Friday, May 09, 2008

Speed Racer Learns from Manga, Can Teach Feature Animation a Few Things



I'm generally not a fan of live-action adaptations of animated TV shows, because they almost always disappoint. The problems usually start with the choices the filmmakers make in order to get animated (or animated-looking) characters into a live action universe. The Flintstones had fake-looking rock sets; Alvin and the Chipmunks and Scooby Doo had CGI critters in an otherwise realistic universe; Fat Albert had the TV characters coming to life in the real world.

In Speed Racer, the Wachowskis do what none of the creators of these other films had the will to do: they created a cohesive universe in which all of the elements in any given frame look like they belong together. In the process, they also highlight something that's been missing from mainstream animation for quite some time.

As I was sitting in the cinema watching Speed Racer, it occurred to me that I already knew how most journalists were going to describe the movie's look. Some would say that it looks like a video game, or that it's anime come to life. They're dead wrong. Outside of some race scenes the movie looks nothing like any video game you've actually played, and outside of a few Akira-like shots and a nod to the original series opener, it looks nothing like any anime you've ever seen. Really, these are just phrases that reviewers use when they want to say that there are lots of things moving around very fast, or that have bright-coloured, futuristic-looking elements.

In a strange way, however, they're also right. Speed Racer, like many video games, demands that its viewers process a lot of visual information at once. Like anime, it stylizes motion in a way that isn't entirely realistic but is believable within its own reality.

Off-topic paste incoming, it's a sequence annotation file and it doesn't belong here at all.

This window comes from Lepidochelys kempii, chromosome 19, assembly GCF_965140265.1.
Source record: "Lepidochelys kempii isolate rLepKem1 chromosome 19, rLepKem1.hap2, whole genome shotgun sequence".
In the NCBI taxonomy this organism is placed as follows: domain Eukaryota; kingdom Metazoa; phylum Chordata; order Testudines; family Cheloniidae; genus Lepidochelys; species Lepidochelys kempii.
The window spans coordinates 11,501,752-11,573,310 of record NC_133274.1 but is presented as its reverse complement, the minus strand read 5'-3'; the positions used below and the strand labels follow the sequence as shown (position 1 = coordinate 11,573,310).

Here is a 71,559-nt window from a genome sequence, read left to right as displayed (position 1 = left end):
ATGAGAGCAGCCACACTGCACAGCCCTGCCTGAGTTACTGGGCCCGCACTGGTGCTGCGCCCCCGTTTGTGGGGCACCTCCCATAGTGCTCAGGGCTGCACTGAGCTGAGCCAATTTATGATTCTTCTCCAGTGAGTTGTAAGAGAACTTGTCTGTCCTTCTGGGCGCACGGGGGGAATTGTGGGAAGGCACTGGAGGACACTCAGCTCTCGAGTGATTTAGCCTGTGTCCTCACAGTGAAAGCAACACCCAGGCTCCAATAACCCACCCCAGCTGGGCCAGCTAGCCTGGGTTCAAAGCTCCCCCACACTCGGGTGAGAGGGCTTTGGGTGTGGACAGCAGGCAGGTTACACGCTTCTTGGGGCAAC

If anything, Speed Racer's filmic cues come from green-screen/digital-set movies like the most recent Star Wars trilogy and Sky Captain and the World of Tomorrow, along with shorts that feature heavily processed and manipulated live action, like Gaëlle Denis' City Paradise. But the Wachowskis' real inspiration here is manga. This doesn't just apply to the racing scenes, but to just about anything set outside of the Racer family home. Take a look at these images, and pay special attention to how they put the focus on certain foreground objects or characters and use the backgrounds to denote movement, atmosphere and mood, These compositions are pure manga:







Better still are the transitions, in which the camera moves around a foreground character's head and the backgrounds change to show scenes either as a transition or as a flashback to the past. Some of these scenes are multi-layered, including audio from both the current time and place and the location or time being referenced. There's even one scene where one character tells Speed about about something that will happen in the future; as the camera whirls around Speed, the background shifts to show scenes that highlight what the other character is saying—and eventually we discover this isn't speculation, but what actually happens in the future. The whole sequence interleaves between the present moment and flash-forwards, kind of like an episode of Lost on, well, speed. (Lazy journalists will look at all this and make references to audience members with short attention spans or ADD; the truth is, you really have to pay attention if you want to follow it all.)

I'm just scratching the surface here. All in all, Speed Racer is a visual effects spectacle that doesn't reserve its inventiveness for eye-candy money shots; rather, it's a carefully constructed, dynamic reality that is unlike anything seen on the big screen. All of which brings me to the question I kept asking myself when I left the cinema: why haven't I seen anything like this in feature animation for so long?

It's a cliché these days to say that effects-heavy summer movies are cartoon-like, and there's some truth to that. But it's also true that live-action movies have, through the heavy use of CGI, taken animation's "anything can happen here" mentality and run with it. Meanwhile, feature animation has largely concerned itself with looking more realistic, obsessing over things like realistic fur and hair. Even those productions that aren't so fixated are, relatively speaking, conservative. I've very much enjoyed Pixar's films, but when you get right down to it they mostly fit into a niche best described as "Talking ____s," with the blank filled in by toys, bugs, fish, rats or what have you. The Incredibles was an exciting departure, but so far the new direction that it signalled appears to be a dead end.